It is certainly true that "a 'fundamentalist' believes what they think are the fundamentals". However, since EVERYBODY believes what he or she thinks are the fundamentals, we can't define fundamentalism in those terms. I do not know what you believe, but I'm sure that YOU believe what YOU think are the fundamentals. Yet you are not (as far as I know) a fundamentalist.

A fundamentalist is someone who believes the fundamentals, the basics, of a faith. The fundamentals of a faith are NOT whatever anyone wishes them to be. They are defined historically and, for faiths that are based on documents, by those documents. If the faith in question is Islam, the document is the Koran.

Since the Koran does NOT say that one should deny music to children, then that idea is not, and cannot be, an aspect of Islamic fundamentalism. Whether or not anyone actually claims that denying music to children is some sort of Sixth Pillar of Islam, I don't know. I do know that, if such a person exists, he or she is not an Islamic fundamentalist, but is instead a heretic from Islam.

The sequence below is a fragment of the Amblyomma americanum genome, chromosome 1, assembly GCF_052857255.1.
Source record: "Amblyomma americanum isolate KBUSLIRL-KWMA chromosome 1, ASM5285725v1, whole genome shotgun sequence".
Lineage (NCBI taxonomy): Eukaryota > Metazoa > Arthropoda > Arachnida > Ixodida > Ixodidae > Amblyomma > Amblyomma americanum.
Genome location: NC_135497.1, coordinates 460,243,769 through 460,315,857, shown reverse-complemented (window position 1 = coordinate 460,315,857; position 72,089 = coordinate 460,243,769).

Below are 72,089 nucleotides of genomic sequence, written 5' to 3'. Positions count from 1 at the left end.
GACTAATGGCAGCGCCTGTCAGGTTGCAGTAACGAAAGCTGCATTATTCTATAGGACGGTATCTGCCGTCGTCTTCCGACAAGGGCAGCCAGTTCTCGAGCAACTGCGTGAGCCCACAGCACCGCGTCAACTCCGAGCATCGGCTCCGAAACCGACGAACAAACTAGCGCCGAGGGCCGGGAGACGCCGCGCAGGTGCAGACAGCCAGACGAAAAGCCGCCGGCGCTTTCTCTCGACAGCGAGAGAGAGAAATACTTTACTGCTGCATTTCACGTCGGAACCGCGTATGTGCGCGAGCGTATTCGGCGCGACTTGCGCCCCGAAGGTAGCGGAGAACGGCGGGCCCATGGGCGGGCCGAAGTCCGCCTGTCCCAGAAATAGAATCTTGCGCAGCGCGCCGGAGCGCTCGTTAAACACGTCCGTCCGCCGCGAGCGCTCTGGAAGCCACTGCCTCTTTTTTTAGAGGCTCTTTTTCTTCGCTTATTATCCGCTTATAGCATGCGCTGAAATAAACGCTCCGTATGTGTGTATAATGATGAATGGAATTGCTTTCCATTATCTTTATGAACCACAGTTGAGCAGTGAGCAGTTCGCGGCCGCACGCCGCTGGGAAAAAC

Similarly, I do not know whether or not anyone actually claims that hating homosexuals is a fundamental part of Protestantism. I do know that, if such a person exists, he or she is not a Protestant fundamentalist, but is instead a heretic from Protestantsim.

Kent

P.S. I have spent a lifetime among Protestant fundamentalists and I have NEVER heard anyone claim that hating homosexuals is a fundamental of their faith. In fact, to the best of my knowledge, every single fundamentalist that I have ever met has believed that hating ANYONE was FORBIDDEN by their faith. Even fundamentalists who actually do hate someone will tell you that they should not, and that their faith forbids it.